People v. Liebler.
2022 COA 21. No. 19CA1201. Attempted Aggravated Robbery—Use of Force—Testimony—Contradictory Video Evidence—Credibility of Witnesses—Prosecutorial Misconduct.
February 17, 2022
Surveillance video from a Safeway store showed defendant leaving the main part of the store with a full shopping cart and entering the vestibule between the store and outside without paying for the merchandise in his cart. Loss prevention officers M.H. and R.A. stopped defendant when he attempted to leave the store without paying for the items, and defendant tried to escape. M.H. and R.A. tackled him to prevent him from getting away. When police officers arrived, they did a pat-down search and discovered methamphetamine in defendant’s pocket. Officers also recovered a knife from the scene. Defendant was later found guilty by a jury of attempted aggravated robbery, possession of a controlled substance, theft, two counts of third degree assault, and two counts of felony menacing.
On appeal, defendant contended that the prosecution presented insufficient evidence to sustain his conviction for attempted aggravated robbery because it did not establish that he attempted to take the items “by the use of force.” The prosecution’s theory at trial was that defendant used force by pushing the cart into M.H. and by headbutting him in an attempt to flee. Although M.H. testified that defendant pushed the cart into him, the surveillance video shows that defendant never made it out the vestibule door with the cart, and he pulled the cart back into the store away from M.H. when M.H. stopped him. Because M.H.’s testimony was the only evidence that defendant used force in his attempt to take the items from the store and the video contradicted this testimony, a reasonable jury could not have found that defendant used force during the commission of this crime. Further, defendant’s headbutting of M.H. and his use of a knife to escape were not sufficient to support a use of force for the attempted aggravated robbery charge because these actions took place after defendant abandoned the property, not during the attempted taking.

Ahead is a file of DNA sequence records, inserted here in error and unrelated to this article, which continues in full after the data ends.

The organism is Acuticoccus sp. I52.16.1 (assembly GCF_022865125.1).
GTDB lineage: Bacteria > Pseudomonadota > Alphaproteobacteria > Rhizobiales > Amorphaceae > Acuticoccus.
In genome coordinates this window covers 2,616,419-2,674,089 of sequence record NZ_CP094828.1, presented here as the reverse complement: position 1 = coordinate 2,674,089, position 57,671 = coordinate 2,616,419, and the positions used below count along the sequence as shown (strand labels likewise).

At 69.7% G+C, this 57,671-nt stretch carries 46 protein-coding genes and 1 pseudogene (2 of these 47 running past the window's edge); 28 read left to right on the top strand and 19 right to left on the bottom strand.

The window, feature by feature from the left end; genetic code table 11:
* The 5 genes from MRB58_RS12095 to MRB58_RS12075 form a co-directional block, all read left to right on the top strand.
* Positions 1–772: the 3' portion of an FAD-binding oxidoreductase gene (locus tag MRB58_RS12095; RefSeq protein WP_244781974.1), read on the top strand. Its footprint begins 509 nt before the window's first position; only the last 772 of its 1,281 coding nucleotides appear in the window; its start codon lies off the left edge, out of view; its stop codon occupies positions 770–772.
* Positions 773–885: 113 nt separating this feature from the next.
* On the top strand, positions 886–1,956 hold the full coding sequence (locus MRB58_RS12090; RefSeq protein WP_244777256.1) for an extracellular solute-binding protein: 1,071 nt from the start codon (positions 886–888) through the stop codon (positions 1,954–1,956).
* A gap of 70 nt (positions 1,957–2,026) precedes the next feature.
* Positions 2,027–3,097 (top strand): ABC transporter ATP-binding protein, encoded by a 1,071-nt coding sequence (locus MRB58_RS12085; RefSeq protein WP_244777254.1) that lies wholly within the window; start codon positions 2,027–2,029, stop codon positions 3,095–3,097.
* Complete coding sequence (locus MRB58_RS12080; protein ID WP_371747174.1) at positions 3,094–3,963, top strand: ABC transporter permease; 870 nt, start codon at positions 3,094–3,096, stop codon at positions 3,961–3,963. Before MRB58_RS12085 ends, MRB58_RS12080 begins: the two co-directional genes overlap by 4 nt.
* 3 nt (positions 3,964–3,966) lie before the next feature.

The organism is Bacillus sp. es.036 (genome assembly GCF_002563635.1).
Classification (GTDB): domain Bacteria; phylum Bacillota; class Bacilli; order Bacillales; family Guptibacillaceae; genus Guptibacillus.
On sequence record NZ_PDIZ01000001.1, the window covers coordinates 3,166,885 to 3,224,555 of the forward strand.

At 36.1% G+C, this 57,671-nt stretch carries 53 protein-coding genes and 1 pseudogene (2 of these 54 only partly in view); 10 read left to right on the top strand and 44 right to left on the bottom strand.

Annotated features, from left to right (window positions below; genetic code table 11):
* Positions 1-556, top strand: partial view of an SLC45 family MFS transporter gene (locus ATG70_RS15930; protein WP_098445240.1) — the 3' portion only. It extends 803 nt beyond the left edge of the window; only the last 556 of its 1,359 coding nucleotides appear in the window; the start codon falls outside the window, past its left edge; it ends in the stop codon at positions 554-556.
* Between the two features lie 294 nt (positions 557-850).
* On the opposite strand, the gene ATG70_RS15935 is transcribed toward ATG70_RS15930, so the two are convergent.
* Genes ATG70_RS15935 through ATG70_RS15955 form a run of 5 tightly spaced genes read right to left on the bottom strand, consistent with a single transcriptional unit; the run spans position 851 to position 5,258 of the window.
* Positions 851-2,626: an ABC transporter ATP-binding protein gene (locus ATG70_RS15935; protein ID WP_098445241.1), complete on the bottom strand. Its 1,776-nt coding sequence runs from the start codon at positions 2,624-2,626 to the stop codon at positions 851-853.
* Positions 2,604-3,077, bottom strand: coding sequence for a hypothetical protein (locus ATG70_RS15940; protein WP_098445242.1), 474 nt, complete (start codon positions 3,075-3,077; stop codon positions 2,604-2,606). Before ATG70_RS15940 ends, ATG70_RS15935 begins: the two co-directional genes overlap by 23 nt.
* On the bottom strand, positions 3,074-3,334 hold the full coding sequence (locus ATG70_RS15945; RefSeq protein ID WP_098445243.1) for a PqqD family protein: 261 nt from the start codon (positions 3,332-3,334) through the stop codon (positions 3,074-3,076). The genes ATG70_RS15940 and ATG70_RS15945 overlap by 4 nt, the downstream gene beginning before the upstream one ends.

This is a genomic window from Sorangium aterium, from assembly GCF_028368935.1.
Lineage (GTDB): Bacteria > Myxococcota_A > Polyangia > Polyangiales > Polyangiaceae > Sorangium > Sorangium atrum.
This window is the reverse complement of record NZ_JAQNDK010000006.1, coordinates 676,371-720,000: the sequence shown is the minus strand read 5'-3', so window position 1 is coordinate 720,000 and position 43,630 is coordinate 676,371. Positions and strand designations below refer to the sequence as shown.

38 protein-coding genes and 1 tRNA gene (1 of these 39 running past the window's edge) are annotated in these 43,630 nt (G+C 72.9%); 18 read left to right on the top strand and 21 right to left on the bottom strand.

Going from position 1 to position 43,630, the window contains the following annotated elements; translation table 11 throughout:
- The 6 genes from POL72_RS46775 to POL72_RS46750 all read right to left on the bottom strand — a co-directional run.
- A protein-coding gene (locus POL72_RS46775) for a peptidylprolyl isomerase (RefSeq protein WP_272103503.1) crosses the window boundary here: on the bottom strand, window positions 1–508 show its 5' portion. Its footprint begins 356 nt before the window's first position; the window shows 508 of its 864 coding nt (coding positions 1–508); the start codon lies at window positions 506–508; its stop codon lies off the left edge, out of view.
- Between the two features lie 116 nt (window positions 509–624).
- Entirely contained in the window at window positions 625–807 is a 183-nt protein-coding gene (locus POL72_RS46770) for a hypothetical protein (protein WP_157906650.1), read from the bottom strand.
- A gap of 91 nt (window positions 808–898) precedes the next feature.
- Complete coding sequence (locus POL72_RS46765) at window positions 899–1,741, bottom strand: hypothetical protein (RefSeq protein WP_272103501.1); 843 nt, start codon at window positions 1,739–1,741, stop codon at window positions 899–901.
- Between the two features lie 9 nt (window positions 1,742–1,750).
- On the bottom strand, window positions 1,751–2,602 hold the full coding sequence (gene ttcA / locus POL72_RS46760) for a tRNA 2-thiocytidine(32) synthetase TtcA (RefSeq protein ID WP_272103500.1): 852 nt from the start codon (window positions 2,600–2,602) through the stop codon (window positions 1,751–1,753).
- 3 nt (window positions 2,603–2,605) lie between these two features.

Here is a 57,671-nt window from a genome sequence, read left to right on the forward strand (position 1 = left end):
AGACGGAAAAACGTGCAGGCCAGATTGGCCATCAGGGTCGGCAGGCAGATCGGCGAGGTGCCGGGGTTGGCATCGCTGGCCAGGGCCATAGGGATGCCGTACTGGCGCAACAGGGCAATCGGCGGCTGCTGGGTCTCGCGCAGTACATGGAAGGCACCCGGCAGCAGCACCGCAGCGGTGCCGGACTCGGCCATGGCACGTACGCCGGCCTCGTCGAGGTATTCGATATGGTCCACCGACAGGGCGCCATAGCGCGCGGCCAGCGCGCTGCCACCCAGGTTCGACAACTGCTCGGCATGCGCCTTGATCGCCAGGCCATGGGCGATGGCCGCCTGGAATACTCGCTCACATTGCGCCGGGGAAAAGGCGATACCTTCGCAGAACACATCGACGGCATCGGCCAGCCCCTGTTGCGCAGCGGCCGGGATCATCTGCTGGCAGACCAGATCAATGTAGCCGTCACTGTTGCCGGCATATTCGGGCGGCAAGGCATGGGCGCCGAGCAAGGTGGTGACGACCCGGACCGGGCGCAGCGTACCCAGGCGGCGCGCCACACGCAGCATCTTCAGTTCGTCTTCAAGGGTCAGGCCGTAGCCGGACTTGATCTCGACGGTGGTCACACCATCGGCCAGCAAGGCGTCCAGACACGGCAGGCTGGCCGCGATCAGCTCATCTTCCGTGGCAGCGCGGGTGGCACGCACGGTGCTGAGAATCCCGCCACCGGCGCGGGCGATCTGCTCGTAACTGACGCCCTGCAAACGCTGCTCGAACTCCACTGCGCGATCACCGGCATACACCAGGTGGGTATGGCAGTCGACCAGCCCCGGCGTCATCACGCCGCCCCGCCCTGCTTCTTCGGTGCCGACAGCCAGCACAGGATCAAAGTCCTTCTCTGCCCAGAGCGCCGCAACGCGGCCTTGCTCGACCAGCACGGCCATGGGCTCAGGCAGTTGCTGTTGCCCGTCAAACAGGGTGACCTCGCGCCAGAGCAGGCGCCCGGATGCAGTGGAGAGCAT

Defendant also contended that the district court erred by allowing a police officer to opine on the veracity of another witness when it allowed the officer to explain why he did not pursue other potential avenues of investigation. Officers may testify about their assessments of interviewee credibility when such testimony is offered to provide context for their interrogation tactics and investigative decisions, which was the testimony here. Therefore, the district court did not err by admitting the officer’s testimony.
Defendant further argued that his convictions should be reversed because the prosecutor engaged in misconduct during closing argument by improperly expressing his personal opinion about the witnesses’ credibility. However, in closing the prosecution discussed the evidence in the case, and his comments did not rise to the level of being “flagrant or glaringly or tremendously improper,” so reversal was not warranted.
Defendant’s conviction and sentence for attempted aggravated robbery were vacated and the case was remanded to the district court to correct the mittimus and for resentencing. The judgment was otherwise affirmed.